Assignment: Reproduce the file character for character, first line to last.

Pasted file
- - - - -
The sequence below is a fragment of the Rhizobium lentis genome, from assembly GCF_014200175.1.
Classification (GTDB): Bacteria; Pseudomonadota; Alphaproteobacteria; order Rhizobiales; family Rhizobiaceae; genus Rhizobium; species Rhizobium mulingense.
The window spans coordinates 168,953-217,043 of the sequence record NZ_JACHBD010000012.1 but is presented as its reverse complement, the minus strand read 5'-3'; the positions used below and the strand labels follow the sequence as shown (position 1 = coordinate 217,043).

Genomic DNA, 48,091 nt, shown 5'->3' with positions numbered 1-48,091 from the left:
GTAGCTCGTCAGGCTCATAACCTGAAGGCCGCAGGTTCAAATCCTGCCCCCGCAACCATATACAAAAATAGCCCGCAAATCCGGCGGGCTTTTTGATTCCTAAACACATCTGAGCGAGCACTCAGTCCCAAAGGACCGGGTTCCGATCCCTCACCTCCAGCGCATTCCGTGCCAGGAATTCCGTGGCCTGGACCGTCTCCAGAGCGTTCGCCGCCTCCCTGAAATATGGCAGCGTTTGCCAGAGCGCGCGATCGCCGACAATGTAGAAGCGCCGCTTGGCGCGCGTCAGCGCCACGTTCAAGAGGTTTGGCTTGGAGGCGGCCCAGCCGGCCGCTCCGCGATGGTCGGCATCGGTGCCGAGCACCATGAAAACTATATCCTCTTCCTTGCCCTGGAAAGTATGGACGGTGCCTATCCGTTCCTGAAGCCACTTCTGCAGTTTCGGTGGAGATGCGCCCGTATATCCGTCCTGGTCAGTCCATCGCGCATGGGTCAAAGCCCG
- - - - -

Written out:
The sequence below is a fragment of the Rhizobium lentis genome, from assembly GCF_014200175.1.
Classification (GTDB): Bacteria; Pseudomonadota; Alphaproteobacteria; order Rhizobiales; family Rhizobiaceae; genus Rhizobium; species Rhizobium mulingense.
The window spans coordinates 168,953-217,043 of the sequence record NZ_JACHBD010000012.1 but is presented as its reverse complement, the minus strand read 5'-3'; the positions used below and the strand labels follow the sequence as shown (position 1 = coordinate 217,043).

Genomic DNA, 48,091 nt, shown 5'->3' with positions numbered 1-48,091 from the left:
GTAGCTCGTCAGGCTCATAACCTGAAGGCCGCAGGTTCAAATCCTGCCCCCGCAACCATATACAAAAATAGCCCGCAAATCCGGCGGGCTTTTTGATTCCTAAACACATCTGAGCGAGCACTCAGTCCCAAAGGACCGGGTTCCGATCCCTCACCTCCAGCGCATTCCGTGCCAGGAATTCCGTGGCCTGGACCGTCTCCAGAGCGTTCGCCGCCTCCCTGAAATATGGCAGCGTTTGCCAGAGCGCGCGATCGCCGACAATGTAGAAGCGCCGCTTGGCGCGCGTCAGCGCCACGTTCAAGAGGTTTGGCTTGGAGGCGGCCCAGCCGGCCGCTCCGCGATGGTCGGCATCGGTGCCGAGCACCATGAAAACTATATCCTCTTCCTTGCCCTGGAAAGTATGGACGGTGCCTATCCGTTCCTGAAGCCACTTCTGCAGTTTCGGTGGAGATGCGCCCGTATATCCGTCCTGGTCAGTCCATCGCGCATGGGTCAAAGCCCG